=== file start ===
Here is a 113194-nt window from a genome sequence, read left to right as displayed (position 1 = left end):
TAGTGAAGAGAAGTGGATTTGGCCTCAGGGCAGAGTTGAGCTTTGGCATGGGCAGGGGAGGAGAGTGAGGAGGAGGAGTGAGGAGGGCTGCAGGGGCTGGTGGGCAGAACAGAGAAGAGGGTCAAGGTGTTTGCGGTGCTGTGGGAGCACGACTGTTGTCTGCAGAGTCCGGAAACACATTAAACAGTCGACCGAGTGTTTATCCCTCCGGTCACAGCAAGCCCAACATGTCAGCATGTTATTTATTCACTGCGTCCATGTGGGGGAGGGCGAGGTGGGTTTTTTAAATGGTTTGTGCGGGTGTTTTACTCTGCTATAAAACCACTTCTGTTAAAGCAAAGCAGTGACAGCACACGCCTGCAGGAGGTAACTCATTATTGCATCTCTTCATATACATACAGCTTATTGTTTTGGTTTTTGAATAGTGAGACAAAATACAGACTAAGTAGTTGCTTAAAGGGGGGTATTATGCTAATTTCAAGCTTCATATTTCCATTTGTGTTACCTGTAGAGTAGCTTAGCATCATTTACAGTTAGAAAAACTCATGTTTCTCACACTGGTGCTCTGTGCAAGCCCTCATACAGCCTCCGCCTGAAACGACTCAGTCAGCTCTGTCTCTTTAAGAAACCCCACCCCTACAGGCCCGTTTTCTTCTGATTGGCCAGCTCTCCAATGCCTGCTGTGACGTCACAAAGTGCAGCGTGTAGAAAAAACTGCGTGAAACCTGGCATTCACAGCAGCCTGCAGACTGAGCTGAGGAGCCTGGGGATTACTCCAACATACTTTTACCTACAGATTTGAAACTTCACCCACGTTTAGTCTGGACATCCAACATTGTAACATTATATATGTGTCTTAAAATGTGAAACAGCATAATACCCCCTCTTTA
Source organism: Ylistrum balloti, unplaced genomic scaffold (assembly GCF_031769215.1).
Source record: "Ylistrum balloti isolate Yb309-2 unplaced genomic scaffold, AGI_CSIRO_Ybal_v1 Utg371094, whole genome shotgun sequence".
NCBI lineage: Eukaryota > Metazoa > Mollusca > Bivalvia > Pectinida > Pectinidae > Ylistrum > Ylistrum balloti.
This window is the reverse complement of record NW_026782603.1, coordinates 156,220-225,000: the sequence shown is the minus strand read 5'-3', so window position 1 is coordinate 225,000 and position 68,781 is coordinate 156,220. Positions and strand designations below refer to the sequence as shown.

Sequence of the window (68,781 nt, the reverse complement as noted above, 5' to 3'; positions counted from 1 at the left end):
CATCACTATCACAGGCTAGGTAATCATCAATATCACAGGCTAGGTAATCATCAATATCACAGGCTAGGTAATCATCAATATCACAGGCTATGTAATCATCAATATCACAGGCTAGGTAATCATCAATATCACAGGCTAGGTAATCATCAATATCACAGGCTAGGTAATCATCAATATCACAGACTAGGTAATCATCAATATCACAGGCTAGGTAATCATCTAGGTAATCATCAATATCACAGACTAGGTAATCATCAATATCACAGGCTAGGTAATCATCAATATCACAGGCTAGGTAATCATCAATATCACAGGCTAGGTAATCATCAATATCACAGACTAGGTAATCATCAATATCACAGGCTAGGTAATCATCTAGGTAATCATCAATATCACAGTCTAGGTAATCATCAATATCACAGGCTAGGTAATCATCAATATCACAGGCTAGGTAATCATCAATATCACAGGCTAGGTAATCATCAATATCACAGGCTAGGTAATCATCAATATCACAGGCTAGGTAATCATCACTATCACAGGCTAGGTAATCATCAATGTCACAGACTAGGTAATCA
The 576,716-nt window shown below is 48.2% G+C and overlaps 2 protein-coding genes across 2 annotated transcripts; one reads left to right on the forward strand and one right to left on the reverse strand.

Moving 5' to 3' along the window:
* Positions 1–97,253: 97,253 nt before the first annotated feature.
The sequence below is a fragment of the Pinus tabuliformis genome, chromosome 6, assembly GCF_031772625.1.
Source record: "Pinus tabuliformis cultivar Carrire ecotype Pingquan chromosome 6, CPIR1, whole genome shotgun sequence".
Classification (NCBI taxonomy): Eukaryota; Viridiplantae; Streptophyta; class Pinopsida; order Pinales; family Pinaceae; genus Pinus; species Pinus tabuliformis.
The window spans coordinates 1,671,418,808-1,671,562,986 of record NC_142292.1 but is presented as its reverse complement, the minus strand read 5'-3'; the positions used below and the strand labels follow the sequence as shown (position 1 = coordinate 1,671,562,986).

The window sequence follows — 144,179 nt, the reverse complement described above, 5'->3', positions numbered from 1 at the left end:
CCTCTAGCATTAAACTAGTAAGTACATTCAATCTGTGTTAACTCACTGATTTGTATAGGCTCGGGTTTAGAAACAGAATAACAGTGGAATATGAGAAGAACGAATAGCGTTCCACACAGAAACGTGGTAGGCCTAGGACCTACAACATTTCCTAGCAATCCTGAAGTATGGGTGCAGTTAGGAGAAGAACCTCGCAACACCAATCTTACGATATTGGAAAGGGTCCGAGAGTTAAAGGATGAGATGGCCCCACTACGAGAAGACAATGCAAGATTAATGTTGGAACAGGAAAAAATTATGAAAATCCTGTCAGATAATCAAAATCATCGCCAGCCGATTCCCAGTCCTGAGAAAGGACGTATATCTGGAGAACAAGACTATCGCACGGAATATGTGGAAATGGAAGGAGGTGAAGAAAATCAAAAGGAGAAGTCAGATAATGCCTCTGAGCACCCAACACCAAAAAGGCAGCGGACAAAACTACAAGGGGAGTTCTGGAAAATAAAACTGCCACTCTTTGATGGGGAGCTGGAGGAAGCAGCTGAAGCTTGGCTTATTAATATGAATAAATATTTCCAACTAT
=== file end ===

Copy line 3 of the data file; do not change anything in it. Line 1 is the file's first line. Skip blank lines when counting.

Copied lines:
Source organism: Ylistrum balloti, unplaced genomic scaffold (assembly GCF_031769215.1).